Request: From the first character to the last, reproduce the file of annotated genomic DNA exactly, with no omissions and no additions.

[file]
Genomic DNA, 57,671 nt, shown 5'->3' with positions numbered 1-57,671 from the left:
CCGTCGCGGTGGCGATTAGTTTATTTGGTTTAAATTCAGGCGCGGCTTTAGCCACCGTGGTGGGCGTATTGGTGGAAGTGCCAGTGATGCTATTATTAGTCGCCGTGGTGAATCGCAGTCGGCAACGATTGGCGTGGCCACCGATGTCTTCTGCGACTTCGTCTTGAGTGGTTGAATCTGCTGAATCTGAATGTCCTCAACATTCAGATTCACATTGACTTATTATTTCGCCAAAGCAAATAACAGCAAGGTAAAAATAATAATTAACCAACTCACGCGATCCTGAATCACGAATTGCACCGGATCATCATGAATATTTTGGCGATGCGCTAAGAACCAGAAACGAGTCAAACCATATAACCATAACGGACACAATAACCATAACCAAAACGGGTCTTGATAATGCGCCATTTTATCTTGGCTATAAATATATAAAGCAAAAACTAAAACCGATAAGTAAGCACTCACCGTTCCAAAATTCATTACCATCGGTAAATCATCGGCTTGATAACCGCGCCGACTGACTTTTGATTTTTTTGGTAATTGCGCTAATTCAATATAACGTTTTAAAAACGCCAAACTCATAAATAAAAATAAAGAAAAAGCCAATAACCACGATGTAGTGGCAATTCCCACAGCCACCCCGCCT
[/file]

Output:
Genomic DNA, 57,671 nt, shown 5'->3' with positions numbered 1-57,671 from the left:
CCGTCGCGGTGGCGATTAGTTTATTTGGTTTAAATTCAGGCGCGGCTTTAGCCACCGTGGTGGGCGTATTGGTGGAAGTGCCAGTGATGCTATTATTAGTCGCCGTGGTGAATCGCAGTCGGCAACGATTGGCGTGGCCACCGATGTCTTCTGCGACTTCGTCTTGAGTGGTTGAATCTGCTGAATCTGAATGTCCTCAACATTCAGATTCACATTGACTTATTATTTCGCCAAAGCAAATAACAGCAAGGTAAAAATAATAATTAACCAACTCACGCGATCCTGAATCACGAATTGCACCGGATCATCATGAATATTTTGGCGATGCGCTAAGAACCAGAAACGAGTCAAACCATATAACCATAACGGACACAATAACCATAACCAAAACGGGTCTTGATAATGCGCCATTTTATCTTGGCTATAAATATATAAAGCAAAAACTAAAACCGATAAGTAAGCACTCACCGTTCCAAAATTCATTACCATCGGTAAATCATCGGCTTGATAACCGCGCCGACTGACTTTTGATTTTTTTGGTAATTGCGCTAATTCAATATAACGTTTTAAAAACGCCAAACTCATAAATAAAAATAAAGAAAAAGCCAATAACCACGATGTAGTGGCAATTCCCACAGCCACCCCGCCT